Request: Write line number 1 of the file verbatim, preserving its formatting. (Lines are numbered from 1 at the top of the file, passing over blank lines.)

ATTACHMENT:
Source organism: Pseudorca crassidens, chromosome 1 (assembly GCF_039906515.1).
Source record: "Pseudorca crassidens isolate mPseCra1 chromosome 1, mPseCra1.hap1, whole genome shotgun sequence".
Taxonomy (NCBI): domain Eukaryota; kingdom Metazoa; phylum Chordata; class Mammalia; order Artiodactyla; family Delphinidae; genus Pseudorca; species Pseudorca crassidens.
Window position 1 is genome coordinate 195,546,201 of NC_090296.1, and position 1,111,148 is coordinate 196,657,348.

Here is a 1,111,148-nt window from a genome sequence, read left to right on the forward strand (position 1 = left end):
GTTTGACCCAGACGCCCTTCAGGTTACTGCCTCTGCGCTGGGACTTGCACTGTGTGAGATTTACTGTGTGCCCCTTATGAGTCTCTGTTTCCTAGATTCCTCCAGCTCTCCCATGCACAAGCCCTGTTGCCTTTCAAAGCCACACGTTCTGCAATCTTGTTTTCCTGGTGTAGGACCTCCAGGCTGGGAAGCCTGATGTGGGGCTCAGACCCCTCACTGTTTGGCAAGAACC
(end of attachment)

Source organism: Pseudorca crassidens, chromosome 1 (assembly GCF_039906515.1).